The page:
I could go on and on because this is a very rich vein of discussion and I haven’t even touched on server-side SEO or Black Hat vs. White Hat SEO. But for most librarians, I highly recommend approaching SEO as you would with usability and accessibility; optimize your web site to ensure that people can find the pages they are looking for. And not just on Google, but on internal search engines as well–this is a huge mistake that many companies make because they optimize for queries on Google instead of for queries performed within their site using their engine. I’m always shocked to see web pages where all the important text is rendered as images, and it is definitely important to make sure that if your Web page is about XYZ, then your title, description, headings and body text all mention or focus on XYZ. People don’t realize that these practices make their information impossible to find!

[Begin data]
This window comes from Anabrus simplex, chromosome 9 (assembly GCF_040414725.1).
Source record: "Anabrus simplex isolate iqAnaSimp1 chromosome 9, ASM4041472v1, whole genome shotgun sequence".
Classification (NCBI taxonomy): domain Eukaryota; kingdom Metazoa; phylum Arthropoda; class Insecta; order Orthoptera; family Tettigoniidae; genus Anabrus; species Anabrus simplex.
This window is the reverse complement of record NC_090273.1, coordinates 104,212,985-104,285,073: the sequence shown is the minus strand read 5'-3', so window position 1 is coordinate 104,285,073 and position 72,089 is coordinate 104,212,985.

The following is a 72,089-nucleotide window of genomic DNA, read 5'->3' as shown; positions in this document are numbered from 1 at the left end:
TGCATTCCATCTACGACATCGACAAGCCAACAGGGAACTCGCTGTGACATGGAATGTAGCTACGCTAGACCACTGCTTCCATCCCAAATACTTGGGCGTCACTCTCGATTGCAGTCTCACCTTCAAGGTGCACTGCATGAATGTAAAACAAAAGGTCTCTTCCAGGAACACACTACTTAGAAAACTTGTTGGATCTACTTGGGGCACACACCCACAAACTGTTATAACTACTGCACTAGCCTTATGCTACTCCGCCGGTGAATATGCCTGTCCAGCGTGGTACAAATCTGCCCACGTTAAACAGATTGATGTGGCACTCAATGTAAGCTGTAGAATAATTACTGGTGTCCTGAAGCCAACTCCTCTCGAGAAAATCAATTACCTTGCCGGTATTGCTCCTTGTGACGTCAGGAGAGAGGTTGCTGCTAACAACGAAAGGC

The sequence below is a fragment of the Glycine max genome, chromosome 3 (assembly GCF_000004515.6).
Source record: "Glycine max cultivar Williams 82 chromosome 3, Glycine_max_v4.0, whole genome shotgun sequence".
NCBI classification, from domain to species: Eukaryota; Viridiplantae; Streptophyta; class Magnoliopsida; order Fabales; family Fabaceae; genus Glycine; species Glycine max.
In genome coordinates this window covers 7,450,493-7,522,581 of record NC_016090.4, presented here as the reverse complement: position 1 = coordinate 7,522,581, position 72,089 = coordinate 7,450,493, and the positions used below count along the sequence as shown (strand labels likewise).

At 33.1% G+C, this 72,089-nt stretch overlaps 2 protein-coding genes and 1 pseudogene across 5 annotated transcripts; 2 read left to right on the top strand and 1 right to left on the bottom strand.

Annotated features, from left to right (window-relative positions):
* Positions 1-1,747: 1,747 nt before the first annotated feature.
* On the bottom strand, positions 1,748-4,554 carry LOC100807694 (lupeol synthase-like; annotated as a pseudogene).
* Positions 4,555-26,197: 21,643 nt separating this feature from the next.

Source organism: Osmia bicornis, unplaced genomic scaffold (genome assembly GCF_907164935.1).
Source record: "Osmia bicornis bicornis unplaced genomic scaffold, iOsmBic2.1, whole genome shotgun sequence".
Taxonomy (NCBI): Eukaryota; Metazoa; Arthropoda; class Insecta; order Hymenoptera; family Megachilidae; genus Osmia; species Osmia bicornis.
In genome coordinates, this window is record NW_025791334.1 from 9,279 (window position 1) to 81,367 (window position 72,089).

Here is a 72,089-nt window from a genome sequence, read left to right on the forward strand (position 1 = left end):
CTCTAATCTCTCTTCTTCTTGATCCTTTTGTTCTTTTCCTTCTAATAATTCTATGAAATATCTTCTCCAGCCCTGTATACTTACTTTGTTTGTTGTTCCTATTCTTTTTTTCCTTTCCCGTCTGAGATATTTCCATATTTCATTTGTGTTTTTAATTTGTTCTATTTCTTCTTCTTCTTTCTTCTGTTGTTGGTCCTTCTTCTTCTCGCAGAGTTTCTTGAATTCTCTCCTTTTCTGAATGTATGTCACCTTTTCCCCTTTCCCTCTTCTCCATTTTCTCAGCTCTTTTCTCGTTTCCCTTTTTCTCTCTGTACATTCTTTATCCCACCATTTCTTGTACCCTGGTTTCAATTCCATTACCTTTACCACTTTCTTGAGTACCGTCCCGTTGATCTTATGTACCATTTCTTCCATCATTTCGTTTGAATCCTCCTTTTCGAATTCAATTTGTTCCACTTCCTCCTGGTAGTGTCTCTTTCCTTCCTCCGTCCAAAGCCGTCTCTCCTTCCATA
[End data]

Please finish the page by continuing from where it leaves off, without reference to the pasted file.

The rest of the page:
In the end, the best place to learn about optimizing your site for Google…is Google Webmaster Central. They’ll tell you everything you need to know so that you can optimize your site without falling prey to snake-oil salespeople.

One final factoid: the meta keyword tag has no affect on search rankings, at least not in Google. Google does not use the keywords meta tag in their web search. They said so themselves.

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One Comment leave one →
  1. amigosito permalink
    April 30, 2010 8:38 am

    One thing I love and hate about blogs is the “alert” mechanism…you can edit a blog post after you’ve published it, but if your blog sends out emails to subscribers when you post, you can’t take your words back!

    This poses problems for people like me who have Joe Biden disease. I’m constantly editing behind myself as you’ll notice if you compare this blog to the version that got emailed out when I originally published it…so just to be clear: Google does (probably) index meta keywords; they just don’t use them to rank search results.